Sources of Protein to Include in Your Daily Diet

Sources of protein (Photo by Sam Moghadam Khamseh on Unsplash)
Sources of protein (Photo via Unsplash/Sam Moghadam Khamseh)

Protein should be one of the most important constituents in your diet. It’s mandatory to focus on a diet that allows you to consume all three macronutrients - proteins, fats, and carbohydrates.

While you can moderate the macronutrients, usually, protein is one that cannot be less than the required amount. The macronutrient helps the muscles rebuild themselves by using a chain of amino acids, which is basically the structure of protein.

Without protein in your diet, your muscles wouldn’t be able to repair themselves, and won't become thicker or stronger. Eventually, you will put in the effort at the gym but without protein, you won’t grow. Even when you’re trying to lose fat, you should have protein in your diet to ensure that you’re not losing considerable muscle mass due to the constant calorie burning.


Major sources of protein to add to your diet

Chicken (Photo via Unsplash/Mark DeYoung)
Chicken (Photo via Unsplash/Mark DeYoung)

The following is a list of high protein foods that you should add to your diet. More often than not, protein is found in the most basic food items without which you wouldn’t be able to build a diet.

Whether you’re vegan or vegetarian or non-vegetarian, you will find some perfect sources of protein.

  • Meat, fish, poultry
  • Dairy products such as milk, yogurt, and cheese
  • Eggs
  • Legumes such as lentils, peas, and beans
  • Nuts and seeds such as almonds, walnuts, and pumpkin seeds
  • Whole grain proteins such as quinoa, bulgur, and barley
  • Plant-based proteins such as tempeh, tofu, and seitan

However, from the list of high protein foods, certain items such as eggs, chicken breast, lean beef, cottage cheese, and fish are some protein food items you can add to your diet.


Benefits of protein

Benefits of protein (Photo via Unsplash/Anastase Marago)
Benefits of protein (Photo via Unsplash/Anastase Marago)

Now that you know the sources of protein, it’s important to know the benefits of protein too. Here're a few:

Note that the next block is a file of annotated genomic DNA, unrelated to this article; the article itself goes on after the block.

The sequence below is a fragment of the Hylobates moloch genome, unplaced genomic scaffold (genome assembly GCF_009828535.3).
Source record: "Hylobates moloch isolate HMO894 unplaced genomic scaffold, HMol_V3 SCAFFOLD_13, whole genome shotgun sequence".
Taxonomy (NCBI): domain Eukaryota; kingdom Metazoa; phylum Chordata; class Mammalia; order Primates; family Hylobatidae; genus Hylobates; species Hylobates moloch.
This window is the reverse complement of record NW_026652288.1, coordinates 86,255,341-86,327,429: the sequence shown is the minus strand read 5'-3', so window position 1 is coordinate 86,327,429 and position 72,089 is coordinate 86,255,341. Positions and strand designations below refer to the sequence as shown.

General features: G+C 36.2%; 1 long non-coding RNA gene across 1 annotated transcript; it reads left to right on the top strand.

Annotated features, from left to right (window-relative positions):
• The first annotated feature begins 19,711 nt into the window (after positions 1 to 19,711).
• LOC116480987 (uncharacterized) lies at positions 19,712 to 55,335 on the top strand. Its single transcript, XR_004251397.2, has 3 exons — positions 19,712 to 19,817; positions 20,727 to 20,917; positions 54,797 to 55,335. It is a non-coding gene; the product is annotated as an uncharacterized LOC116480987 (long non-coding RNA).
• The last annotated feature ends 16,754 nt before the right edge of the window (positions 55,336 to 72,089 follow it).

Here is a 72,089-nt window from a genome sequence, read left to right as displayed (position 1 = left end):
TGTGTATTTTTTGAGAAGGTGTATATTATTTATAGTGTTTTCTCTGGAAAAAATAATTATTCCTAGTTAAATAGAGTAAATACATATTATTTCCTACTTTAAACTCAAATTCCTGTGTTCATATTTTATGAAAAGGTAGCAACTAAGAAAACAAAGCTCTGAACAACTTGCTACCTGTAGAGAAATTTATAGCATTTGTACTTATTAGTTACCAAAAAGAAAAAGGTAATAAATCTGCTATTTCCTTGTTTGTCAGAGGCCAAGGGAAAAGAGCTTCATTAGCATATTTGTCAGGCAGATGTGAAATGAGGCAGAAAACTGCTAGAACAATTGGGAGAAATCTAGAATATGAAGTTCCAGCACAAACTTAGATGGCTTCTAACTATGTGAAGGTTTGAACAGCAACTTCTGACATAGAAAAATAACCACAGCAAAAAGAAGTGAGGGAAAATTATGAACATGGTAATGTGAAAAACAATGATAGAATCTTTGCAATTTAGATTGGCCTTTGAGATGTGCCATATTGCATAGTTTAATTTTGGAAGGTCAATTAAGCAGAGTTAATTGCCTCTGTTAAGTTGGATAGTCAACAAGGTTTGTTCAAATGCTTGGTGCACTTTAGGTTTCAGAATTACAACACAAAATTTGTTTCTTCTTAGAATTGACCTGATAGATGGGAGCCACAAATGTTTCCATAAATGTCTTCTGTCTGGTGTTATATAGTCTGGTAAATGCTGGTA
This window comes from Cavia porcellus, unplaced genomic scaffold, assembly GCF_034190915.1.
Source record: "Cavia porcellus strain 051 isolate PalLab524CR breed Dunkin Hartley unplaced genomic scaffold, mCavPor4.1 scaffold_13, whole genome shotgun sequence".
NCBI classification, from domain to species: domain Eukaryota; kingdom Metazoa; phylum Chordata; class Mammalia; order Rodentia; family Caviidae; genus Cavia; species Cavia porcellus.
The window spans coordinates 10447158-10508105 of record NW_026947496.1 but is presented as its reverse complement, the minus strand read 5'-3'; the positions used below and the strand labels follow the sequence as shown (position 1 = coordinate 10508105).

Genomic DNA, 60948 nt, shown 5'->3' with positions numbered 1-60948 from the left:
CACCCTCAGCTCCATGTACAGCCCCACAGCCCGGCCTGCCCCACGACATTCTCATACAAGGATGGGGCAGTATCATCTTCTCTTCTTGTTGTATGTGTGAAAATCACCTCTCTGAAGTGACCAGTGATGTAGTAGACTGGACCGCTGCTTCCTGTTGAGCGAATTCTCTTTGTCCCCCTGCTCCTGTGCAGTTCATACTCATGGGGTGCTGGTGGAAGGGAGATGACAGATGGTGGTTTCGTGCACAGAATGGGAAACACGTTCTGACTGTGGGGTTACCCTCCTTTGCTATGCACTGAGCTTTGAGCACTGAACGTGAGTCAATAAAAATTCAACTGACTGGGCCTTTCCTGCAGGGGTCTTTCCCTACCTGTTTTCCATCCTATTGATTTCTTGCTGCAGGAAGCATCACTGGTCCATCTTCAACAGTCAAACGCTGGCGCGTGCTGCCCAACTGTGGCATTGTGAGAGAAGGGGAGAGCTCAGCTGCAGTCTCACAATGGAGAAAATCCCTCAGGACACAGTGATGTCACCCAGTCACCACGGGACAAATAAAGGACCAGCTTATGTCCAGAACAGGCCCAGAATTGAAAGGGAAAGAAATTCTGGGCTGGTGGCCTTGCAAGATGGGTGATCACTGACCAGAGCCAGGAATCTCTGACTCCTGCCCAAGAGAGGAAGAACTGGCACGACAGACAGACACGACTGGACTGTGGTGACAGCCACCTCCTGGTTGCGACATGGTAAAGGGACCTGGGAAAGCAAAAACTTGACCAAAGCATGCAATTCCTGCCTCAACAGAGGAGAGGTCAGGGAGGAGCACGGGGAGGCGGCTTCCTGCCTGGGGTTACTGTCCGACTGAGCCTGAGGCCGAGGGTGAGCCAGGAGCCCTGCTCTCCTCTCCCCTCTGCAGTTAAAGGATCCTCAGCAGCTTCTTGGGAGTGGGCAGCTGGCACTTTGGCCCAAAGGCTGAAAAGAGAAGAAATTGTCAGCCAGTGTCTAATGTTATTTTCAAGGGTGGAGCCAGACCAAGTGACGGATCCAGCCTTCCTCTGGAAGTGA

1) Recovery

Protein provides the amino acids that are needed for the muscles to rebuild their fiber after strength training.

2) Prevents muscle loss

When you’re cutting, you will be putting yourself on a calorie deficit diet. However, with proper protein intake, you will be able to continue providing the building blocks to the muscles, even when the body is burning extra calories.

3) Increases metabolism

There are certain foods that can help with burning more calories. One such example is foods with protein, which help with increasing the thermic effect. In fact, protein does more than fats and carbohydrates.

4) Reduces appetite

Protein makes you fuller than other macronutrients. One of the reasons for that is because protein helps reduce the level of tge hunger hormone known as ghrelin.


Proteins (Photo via Unsplash/Towfiqu barbhuiya)
Proteins (Photo via Unsplash/Towfiqu barbhuiya)

Whenever you work out, the muscles go through wear and tear. That means while the muscles are trying to lift heavy weights, the fibers can tear.

When you provide protein to your body, it uses the building blocks from protein to repair the muscle fibers and grows them thicker and stronger so that the muscles can withstand the heavy weight.

There comes a time when the muscles get used to the weight, so you will have to increase the weight or number of sets. This is called progressive overload. You need to continuously increase the number of reps per set or the total number of sets or add more weight. That will prevent the muscles from getting used to any particular weight.

You must continuously keep adding sources of protein to your diet while focusing on progressive overload. That will help with weight loss (in a calorie deficit) and adding mass (calorie surplus).

Finally, you need to add rest and recovery to the mix. What that does is that the muscles get the time needed to recover after a heavy session. During this period, they use protein to repair torn fibers. If you don’t give your muscles enough recovery time, they will not be able to heal from wear and tear and neither will they become thicker or stronger.

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Edited by Bhargav